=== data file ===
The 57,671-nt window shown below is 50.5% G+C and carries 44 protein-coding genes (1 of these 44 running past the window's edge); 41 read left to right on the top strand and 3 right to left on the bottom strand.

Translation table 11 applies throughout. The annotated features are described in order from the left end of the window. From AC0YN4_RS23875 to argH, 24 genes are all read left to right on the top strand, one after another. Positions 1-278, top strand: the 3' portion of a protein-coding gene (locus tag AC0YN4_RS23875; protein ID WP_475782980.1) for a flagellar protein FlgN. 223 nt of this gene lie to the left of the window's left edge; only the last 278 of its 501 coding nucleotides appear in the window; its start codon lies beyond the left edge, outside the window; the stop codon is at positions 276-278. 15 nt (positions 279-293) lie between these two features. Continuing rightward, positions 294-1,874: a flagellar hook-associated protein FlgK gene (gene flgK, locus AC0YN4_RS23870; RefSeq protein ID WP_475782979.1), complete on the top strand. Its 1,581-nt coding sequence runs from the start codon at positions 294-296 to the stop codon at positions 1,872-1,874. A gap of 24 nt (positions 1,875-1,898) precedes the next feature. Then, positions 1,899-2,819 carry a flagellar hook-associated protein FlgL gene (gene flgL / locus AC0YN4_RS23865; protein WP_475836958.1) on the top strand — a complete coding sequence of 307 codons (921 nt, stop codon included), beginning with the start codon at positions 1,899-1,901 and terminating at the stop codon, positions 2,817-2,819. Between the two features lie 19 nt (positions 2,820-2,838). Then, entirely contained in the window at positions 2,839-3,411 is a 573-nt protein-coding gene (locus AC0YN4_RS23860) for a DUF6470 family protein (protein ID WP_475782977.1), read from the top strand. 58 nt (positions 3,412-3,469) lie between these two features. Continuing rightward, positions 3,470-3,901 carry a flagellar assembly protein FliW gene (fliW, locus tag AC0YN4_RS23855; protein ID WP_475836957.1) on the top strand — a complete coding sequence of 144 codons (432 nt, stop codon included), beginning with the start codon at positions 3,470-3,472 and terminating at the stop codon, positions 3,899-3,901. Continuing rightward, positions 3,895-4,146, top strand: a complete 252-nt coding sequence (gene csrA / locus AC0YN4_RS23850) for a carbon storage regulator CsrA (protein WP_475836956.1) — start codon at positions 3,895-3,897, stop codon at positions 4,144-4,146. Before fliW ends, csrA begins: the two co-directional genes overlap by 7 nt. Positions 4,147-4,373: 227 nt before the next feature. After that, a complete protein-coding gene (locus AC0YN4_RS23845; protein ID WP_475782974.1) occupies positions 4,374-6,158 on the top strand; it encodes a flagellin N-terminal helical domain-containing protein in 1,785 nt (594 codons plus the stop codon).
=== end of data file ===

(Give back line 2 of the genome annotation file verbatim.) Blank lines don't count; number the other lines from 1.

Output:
Translation table 11 applies throughout. The annotated features are described in order from the left end of the window. From AC0YN4_RS23875 to argH, 24 genes are all read left to right on the top strand, one after another. Positions 1-278, top strand: the 3' portion of a protein-coding gene (locus tag AC0YN4_RS23875; protein ID WP_475782980.1) for a flagellar protein FlgN. 223 nt of this gene lie to the left of the window's left edge; only the last 278 of its 501 coding nucleotides appear in the window; its start codon lies beyond the left edge, outside the window; the stop codon is at positions 276-278. 15 nt (positions 279-293) lie between these two features. Continuing rightward, positions 294-1,874: a flagellar hook-associated protein FlgK gene (gene flgK, locus AC0YN4_RS23870; RefSeq protein ID WP_475782979.1), complete on the top strand. Its 1,581-nt coding sequence runs from the start codon at positions 294-296 to the stop codon at positions 1,872-1,874. A gap of 24 nt (positions 1,875-1,898) precedes the next feature. Then, positions 1,899-2,819 carry a flagellar hook-associated protein FlgL gene (gene flgL / locus AC0YN4_RS23865; protein WP_475836958.1) on the top strand — a complete coding sequence of 307 codons (921 nt, stop codon included), beginning with the start codon at positions 1,899-1,901 and terminating at the stop codon, positions 2,817-2,819. Between the two features lie 19 nt (positions 2,820-2,838). Then, entirely contained in the window at positions 2,839-3,411 is a 573-nt protein-coding gene (locus AC0YN4_RS23860) for a DUF6470 family protein (protein ID WP_475782977.1), read from the top strand. 58 nt (positions 3,412-3,469) lie between these two features. Continuing rightward, positions 3,470-3,901 carry a flagellar assembly protein FliW gene (fliW, locus tag AC0YN4_RS23855; protein ID WP_475836957.1) on the top strand — a complete coding sequence of 144 codons (432 nt, stop codon included), beginning with the start codon at positions 3,470-3,472 and terminating at the stop codon, positions 3,899-3,901. Continuing rightward, positions 3,895-4,146, top strand: a complete 252-nt coding sequence (gene csrA / locus AC0YN4_RS23850) for a carbon storage regulator CsrA (protein WP_475836956.1) — start codon at positions 3,895-3,897, stop codon at positions 4,144-4,146. Before fliW ends, csrA begins: the two co-directional genes overlap by 7 nt. Positions 4,147-4,373: 227 nt before the next feature. After that, a complete protein-coding gene (locus AC0YN4_RS23845; protein ID WP_475782974.1) occupies positions 4,374-6,158 on the top strand; it encodes a flagellin N-terminal helical domain-containing protein in 1,785 nt (594 codons plus the stop codon).